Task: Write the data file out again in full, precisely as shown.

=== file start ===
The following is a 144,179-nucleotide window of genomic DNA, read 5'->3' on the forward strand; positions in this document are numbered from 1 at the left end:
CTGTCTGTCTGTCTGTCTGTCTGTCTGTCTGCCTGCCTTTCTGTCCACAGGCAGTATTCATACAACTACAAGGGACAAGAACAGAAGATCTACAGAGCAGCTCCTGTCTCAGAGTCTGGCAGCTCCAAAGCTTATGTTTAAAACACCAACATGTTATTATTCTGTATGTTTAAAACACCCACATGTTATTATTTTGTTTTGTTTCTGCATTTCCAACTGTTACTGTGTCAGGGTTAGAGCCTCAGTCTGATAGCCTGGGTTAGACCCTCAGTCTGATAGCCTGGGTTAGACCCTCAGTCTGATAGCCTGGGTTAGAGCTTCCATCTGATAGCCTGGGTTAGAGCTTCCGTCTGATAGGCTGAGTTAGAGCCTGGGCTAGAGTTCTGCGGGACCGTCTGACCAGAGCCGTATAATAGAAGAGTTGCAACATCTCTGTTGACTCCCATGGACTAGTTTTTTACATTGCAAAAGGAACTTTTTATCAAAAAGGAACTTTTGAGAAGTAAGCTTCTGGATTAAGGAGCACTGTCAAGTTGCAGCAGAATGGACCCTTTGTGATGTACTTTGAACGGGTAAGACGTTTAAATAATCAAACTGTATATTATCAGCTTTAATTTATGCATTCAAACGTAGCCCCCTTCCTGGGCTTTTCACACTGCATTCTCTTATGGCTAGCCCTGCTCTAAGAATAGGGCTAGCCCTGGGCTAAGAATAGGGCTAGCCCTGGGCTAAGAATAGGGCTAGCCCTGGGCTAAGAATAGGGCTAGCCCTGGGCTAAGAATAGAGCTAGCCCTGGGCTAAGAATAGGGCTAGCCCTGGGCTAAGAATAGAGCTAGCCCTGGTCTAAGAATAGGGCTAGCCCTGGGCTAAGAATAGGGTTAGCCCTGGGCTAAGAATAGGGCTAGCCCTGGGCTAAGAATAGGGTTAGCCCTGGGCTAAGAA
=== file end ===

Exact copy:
The following is a 144,179-nucleotide window of genomic DNA, read 5'->3' on the forward strand; positions in this document are numbered from 1 at the left end:
CTGTCTGTCTGTCTGTCTGTCTGTCTGTCTGCCTGCCTTTCTGTCCACAGGCAGTATTCATACAACTACAAGGGACAAGAACAGAAGATCTACAGAGCAGCTCCTGTCTCAGAGTCTGGCAGCTCCAAAGCTTATGTTTAAAACACCAACATGTTATTATTCTGTATGTTTAAAACACCCACATGTTATTATTTTGTTTTGTTTCTGCATTTCCAACTGTTACTGTGTCAGGGTTAGAGCCTCAGTCTGATAGCCTGGGTTAGACCCTCAGTCTGATAGCCTGGGTTAGACCCTCAGTCTGATAGCCTGGGTTAGAGCTTCCATCTGATAGCCTGGGTTAGAGCTTCCGTCTGATAGGCTGAGTTAGAGCCTGGGCTAGAGTTCTGCGGGACCGTCTGACCAGAGCCGTATAATAGAAGAGTTGCAACATCTCTGTTGACTCCCATGGACTAGTTTTTTACATTGCAAAAGGAACTTTTTATCAAAAAGGAACTTTTGAGAAGTAAGCTTCTGGATTAAGGAGCACTGTCAAGTTGCAGCAGAATGGACCCTTTGTGATGTACTTTGAACGGGTAAGACGTTTAAATAATCAAACTGTATATTATCAGCTTTAATTTATGCATTCAAACGTAGCCCCCTTCCTGGGCTTTTCACACTGCATTCTCTTATGGCTAGCCCTGCTCTAAGAATAGGGCTAGCCCTGGGCTAAGAATAGGGCTAGCCCTGGGCTAAGAATAGGGCTAGCCCTGGGCTAAGAATAGGGCTAGCCCTGGGCTAAGAATAGAGCTAGCCCTGGGCTAAGAATAGGGCTAGCCCTGGGCTAAGAATAGAGCTAGCCCTGGTCTAAGAATAGGGCTAGCCCTGGGCTAAGAATAGGGTTAGCCCTGGGCTAAGAATAGGGCTAGCCCTGGGCTAAGAATAGGGTTAGCCCTGGGCTAAGAA